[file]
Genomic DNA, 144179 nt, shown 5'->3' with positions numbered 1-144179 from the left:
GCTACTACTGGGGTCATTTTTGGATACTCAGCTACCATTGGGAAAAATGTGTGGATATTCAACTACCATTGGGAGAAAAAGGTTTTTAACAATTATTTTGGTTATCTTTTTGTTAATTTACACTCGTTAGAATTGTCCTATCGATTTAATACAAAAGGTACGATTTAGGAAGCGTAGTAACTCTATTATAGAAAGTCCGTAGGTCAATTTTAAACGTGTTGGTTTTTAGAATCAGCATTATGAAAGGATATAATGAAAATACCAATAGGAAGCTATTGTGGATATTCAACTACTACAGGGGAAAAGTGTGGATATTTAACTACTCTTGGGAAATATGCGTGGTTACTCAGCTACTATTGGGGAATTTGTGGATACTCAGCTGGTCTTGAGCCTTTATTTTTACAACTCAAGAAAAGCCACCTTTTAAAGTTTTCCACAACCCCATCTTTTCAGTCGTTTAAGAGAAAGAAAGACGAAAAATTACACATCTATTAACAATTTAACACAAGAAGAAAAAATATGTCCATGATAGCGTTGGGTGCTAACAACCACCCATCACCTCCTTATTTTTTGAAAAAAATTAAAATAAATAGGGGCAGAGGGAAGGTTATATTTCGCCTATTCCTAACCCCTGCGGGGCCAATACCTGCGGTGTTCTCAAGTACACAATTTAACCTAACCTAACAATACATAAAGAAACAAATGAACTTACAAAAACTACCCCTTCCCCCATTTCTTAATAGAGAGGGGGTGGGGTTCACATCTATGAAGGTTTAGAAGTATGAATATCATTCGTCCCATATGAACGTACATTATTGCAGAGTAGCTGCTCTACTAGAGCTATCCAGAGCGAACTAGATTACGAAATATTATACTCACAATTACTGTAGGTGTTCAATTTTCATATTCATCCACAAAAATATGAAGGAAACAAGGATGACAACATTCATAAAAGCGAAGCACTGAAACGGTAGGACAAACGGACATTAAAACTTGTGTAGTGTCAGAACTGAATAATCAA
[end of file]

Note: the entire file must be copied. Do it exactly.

Genomic DNA, 144179 nt, shown 5'->3' with positions numbered 1-144179 from the left:
GCTACTACTGGGGTCATTTTTGGATACTCAGCTACCATTGGGAAAAATGTGTGGATATTCAACTACCATTGGGAGAAAAAGGTTTTTAACAATTATTTTGGTTATCTTTTTGTTAATTTACACTCGTTAGAATTGTCCTATCGATTTAATACAAAAGGTACGATTTAGGAAGCGTAGTAACTCTATTATAGAAAGTCCGTAGGTCAATTTTAAACGTGTTGGTTTTTAGAATCAGCATTATGAAAGGATATAATGAAAATACCAATAGGAAGCTATTGTGGATATTCAACTACTACAGGGGAAAAGTGTGGATATTTAACTACTCTTGGGAAATATGCGTGGTTACTCAGCTACTATTGGGGAATTTGTGGATACTCAGCTGGTCTTGAGCCTTTATTTTTACAACTCAAGAAAAGCCACCTTTTAAAGTTTTCCACAACCCCATCTTTTCAGTCGTTTAAGAGAAAGAAAGACGAAAAATTACACATCTATTAACAATTTAACACAAGAAGAAAAAATATGTCCATGATAGCGTTGGGTGCTAACAACCACCCATCACCTCCTTATTTTTTGAAAAAAATTAAAATAAATAGGGGCAGAGGGAAGGTTATATTTCGCCTATTCCTAACCCCTGCGGGGCCAATACCTGCGGTGTTCTCAAGTACACAATTTAACCTAACCTAACAATACATAAAGAAACAAATGAACTTACAAAAACTACCCCTTCCCCCATTTCTTAATAGAGAGGGGGTGGGGTTCACATCTATGAAGGTTTAGAAGTATGAATATCATTCGTCCCATATGAACGTACATTATTGCAGAGTAGCTGCTCTACTAGAGCTATCCAGAGCGAACTAGATTACGAAATATTATACTCACAATTACTGTAGGTGTTCAATTTTCATATTCATCCACAAAAATATGAAGGAAACAAGGATGACAACATTCATAAAAGCGAAGCACTGAAACGGTAGGACAAACGGACATTAAAACTTGTGTAGTGTCAGAACTGAATAATCAA